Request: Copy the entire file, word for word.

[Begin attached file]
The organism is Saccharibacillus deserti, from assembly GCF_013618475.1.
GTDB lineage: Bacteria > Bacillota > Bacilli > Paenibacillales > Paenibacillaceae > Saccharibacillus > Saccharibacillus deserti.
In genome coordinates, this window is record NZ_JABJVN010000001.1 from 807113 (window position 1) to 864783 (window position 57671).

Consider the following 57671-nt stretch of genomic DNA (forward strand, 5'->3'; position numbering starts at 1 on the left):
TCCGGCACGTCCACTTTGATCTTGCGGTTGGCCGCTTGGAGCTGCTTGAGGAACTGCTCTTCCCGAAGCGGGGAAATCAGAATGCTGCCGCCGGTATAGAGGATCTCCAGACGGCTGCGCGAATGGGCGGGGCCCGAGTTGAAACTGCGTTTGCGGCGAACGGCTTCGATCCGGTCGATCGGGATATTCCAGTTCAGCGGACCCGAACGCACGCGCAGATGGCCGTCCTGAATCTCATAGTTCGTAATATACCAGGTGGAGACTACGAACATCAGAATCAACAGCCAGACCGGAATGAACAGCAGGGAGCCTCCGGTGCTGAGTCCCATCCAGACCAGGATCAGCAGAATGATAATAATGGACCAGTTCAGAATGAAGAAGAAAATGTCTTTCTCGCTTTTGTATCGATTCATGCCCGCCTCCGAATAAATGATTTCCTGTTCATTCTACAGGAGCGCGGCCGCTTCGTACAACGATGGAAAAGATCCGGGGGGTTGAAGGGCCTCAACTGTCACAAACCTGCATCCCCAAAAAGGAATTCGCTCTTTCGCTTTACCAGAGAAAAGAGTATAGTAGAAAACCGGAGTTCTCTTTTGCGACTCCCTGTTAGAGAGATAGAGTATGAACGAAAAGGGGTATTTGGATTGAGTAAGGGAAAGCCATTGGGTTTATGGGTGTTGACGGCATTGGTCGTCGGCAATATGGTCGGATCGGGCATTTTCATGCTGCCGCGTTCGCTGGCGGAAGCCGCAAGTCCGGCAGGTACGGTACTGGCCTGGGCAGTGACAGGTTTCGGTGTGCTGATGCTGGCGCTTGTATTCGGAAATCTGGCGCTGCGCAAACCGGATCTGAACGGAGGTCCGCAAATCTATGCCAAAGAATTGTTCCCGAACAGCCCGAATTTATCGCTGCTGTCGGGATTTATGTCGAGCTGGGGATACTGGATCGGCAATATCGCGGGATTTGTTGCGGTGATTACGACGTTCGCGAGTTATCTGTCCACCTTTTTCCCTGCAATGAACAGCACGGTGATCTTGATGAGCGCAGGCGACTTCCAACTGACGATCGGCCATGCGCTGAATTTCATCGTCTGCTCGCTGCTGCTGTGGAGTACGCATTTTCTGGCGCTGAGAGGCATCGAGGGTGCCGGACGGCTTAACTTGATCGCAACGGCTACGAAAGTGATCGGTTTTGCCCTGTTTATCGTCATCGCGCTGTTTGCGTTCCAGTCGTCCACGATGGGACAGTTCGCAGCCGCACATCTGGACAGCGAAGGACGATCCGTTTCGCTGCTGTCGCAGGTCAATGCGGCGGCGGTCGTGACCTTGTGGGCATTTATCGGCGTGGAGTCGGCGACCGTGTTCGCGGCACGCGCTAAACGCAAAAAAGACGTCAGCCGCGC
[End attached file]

The organism is Saccharibacillus deserti, from assembly GCF_013618475.1.
GTDB lineage: Bacteria > Bacillota > Bacilli > Paenibacillales > Paenibacillaceae > Saccharibacillus > Saccharibacillus deserti.
In genome coordinates, this window is record NZ_JABJVN010000001.1 from 807113 (window position 1) to 864783 (window position 57671).

Consider the following 57671-nt stretch of genomic DNA (forward strand, 5'->3'; position numbering starts at 1 on the left):
TCCGGCACGTCCACTTTGATCTTGCGGTTGGCCGCTTGGAGCTGCTTGAGGAACTGCTCTTCCCGAAGCGGGGAAATCAGAATGCTGCCGCCGGTATAGAGGATCTCCAGACGGCTGCGCGAATGGGCGGGGCCCGAGTTGAAACTGCGTTTGCGGCGAACGGCTTCGATCCGGTCGATCGGGATATTCCAGTTCAGCGGACCCGAACGCACGCGCAGATGGCCGTCCTGAATCTCATAGTTCGTAATATACCAGGTGGAGACTACGAACATCAGAATCAACAGCCAGACCGGAATGAACAGCAGGGAGCCTCCGGTGCTGAGTCCCATCCAGACCAGGATCAGCAGAATGATAATAATGGACCAGTTCAGAATGAAGAAGAAAATGTCTTTCTCGCTTTTGTATCGATTCATGCCCGCCTCCGAATAAATGATTTCCTGTTCATTCTACAGGAGCGCGGCCGCTTCGTACAACGATGGAAAAGATCCGGGGGGTTGAAGGGCCTCAACTGTCACAAACCTGCATCCCCAAAAAGGAATTCGCTCTTTCGCTTTACCAGAGAAAAGAGTATAGTAGAAAACCGGAGTTCTCTTTTGCGACTCCCTGTTAGAGAGATAGAGTATGAACGAAAAGGGGTATTTGGATTGAGTAAGGGAAAGCCATTGGGTTTATGGGTGTTGACGGCATTGGTCGTCGGCAATATGGTCGGATCGGGCATTTTCATGCTGCCGCGTTCGCTGGCGGAAGCCGCAAGTCCGGCAGGTACGGTACTGGCCTGGGCAGTGACAGGTTTCGGTGTGCTGATGCTGGCGCTTGTATTCGGAAATCTGGCGCTGCGCAAACCGGATCTGAACGGAGGTCCGCAAATCTATGCCAAAGAATTGTTCCCGAACAGCCCGAATTTATCGCTGCTGTCGGGATTTATGTCGAGCTGGGGATACTGGATCGGCAATATCGCGGGATTTGTTGCGGTGATTACGACGTTCGCGAGTTATCTGTCCACCTTTTTCCCTGCAATGAACAGCACGGTGATCTTGATGAGCGCAGGCGACTTCCAACTGACGATCGGCCATGCGCTGAATTTCATCGTCTGCTCGCTGCTGCTGTGGAGTACGCATTTTCTGGCGCTGAGAGGCATCGAGGGTGCCGGACGGCTTAACTTGATCGCAACGGCTACGAAAGTGATCGGTTTTGCCCTGTTTATCGTCATCGCGCTGTTTGCGTTCCAGTCGTCCACGATGGGACAGTTCGCAGCCGCACATCTGGACAGCGAAGGACGATCCGTTTCGCTGCTGTCGCAGGTCAATGCGGCGGCGGTCGTGACCTTGTGGGCATTTATCGGCGTGGAGTCGGCGACCGTGTTCGCGGCACGCGCTAAACGCAAAAAAGACGTCAGCCGCGC